(reposted from a January post at my other blog)
In a huge ruling today, the Supremes agreed that religious schools may hire and fire ministers of the gospel without being subject to court review of their decisions.
Specifically, a terminated employee who is in a ‘minister’ role can not sue such an employer for discrimination.
UPDATE: After reading a few articles, it looks like this was a much more serious case than I thought. By the time the SCOTUS looked at the case, it may have developed into a general attack on all churches who have any pastors.
You will be hearing a lot more about this case. I am guessing there will be a substantial ripple effect on other cases working through the appeal process.
Saw the first comment in a blog by Pastor Paul McCain – Good News for Churches in America – Supreme Court Rules in Favor of Church.
An internet search gives this article from the LA Times as the first listing on the ruling: Supreme Court: Church-state separation extends to religious schools. There are 233 related stories.
In the Lutheran Church Missouri Synod (LCMS), most youth workers along with most teachers in parochial schools are “called.” This means they are a minister of the gospel under tax and employment law. In addition, there are denominational rules that govern when you can fire a ‘called’ worker.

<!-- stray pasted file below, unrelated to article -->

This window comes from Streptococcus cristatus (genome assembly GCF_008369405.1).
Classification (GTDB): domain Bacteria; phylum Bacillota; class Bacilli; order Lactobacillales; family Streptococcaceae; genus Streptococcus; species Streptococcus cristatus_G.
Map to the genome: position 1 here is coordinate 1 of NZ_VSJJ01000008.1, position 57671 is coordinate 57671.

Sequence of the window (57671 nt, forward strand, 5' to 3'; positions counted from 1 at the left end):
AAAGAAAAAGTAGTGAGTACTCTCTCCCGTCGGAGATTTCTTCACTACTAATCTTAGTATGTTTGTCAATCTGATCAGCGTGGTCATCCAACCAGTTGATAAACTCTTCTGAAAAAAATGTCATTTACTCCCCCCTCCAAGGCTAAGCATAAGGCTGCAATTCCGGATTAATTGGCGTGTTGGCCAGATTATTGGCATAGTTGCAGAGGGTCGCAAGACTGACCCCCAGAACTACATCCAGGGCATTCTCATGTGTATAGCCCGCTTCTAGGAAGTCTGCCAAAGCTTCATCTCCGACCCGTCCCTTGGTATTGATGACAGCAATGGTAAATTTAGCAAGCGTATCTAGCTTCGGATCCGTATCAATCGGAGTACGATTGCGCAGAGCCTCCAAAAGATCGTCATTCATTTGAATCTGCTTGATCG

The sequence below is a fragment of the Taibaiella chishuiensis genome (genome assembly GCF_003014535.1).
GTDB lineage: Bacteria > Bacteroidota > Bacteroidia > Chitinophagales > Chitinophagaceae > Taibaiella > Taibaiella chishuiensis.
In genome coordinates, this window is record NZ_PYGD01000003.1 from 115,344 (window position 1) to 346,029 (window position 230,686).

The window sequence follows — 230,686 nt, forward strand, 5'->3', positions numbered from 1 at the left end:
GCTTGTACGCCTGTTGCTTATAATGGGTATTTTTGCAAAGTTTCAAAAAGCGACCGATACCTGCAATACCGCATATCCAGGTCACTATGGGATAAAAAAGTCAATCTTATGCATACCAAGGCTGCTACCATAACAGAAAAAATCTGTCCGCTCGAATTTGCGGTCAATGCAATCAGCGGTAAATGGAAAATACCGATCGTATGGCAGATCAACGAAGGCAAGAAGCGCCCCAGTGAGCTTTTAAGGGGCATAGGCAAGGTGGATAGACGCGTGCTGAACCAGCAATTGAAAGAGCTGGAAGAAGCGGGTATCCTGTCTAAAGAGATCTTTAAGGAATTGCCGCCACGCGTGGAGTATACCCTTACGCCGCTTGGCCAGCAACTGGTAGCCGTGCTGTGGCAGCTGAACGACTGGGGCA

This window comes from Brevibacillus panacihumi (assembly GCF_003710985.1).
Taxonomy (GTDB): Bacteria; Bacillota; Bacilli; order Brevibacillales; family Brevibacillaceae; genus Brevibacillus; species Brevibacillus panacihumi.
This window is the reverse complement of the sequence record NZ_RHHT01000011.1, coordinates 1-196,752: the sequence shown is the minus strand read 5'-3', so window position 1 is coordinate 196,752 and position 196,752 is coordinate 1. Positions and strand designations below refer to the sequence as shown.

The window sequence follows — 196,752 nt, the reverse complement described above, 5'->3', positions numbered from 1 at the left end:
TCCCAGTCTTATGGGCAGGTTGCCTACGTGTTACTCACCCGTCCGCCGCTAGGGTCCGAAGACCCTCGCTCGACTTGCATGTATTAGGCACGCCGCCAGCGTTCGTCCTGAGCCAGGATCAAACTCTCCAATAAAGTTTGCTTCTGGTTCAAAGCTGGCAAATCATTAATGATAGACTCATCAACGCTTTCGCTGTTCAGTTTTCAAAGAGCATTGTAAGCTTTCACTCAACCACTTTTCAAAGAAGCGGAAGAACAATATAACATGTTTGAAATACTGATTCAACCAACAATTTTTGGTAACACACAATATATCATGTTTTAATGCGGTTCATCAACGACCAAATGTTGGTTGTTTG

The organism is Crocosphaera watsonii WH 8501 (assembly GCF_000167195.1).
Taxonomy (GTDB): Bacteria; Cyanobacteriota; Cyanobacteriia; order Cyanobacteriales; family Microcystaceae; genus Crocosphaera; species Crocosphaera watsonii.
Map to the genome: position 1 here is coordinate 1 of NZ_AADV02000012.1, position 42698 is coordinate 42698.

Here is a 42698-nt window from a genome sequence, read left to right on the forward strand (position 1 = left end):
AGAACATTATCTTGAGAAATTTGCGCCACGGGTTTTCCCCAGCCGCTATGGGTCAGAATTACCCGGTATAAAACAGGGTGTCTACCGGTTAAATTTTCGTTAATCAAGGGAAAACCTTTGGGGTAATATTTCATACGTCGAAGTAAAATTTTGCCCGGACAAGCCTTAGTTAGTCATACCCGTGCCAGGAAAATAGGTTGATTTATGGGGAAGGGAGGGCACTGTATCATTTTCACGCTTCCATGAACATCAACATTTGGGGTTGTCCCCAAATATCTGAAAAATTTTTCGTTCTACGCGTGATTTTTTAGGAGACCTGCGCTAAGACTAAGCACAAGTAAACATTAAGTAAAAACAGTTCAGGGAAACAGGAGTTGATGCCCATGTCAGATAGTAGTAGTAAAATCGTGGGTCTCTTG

In the LCMS, women are not ordained as pastors, but there is another category of employment for other types of full-time church workers. This ruling applies to that other group of people.
Good news for religious freedom
This is a big deal for the LCMS because of the very large school system within the denomination.
It is also a big deal for all Protestants and those in the Roman Catholic tradition. There are a lot of independent Christian schools in the Protestant tradition and the Catholic tradition has a very large school system. I’m not sure how many of those schools would actually put their staff into a ‘minister of the gospel’ role.
This is also a big deal for those in the Jewish faith, Islam, and any other religious tradition with ordained, licensed, or commissioned “ministers of the gospel.”
Oh, by the way, the ruling was unanimous. Unanimous!
Overall, a very good day for religious freedom.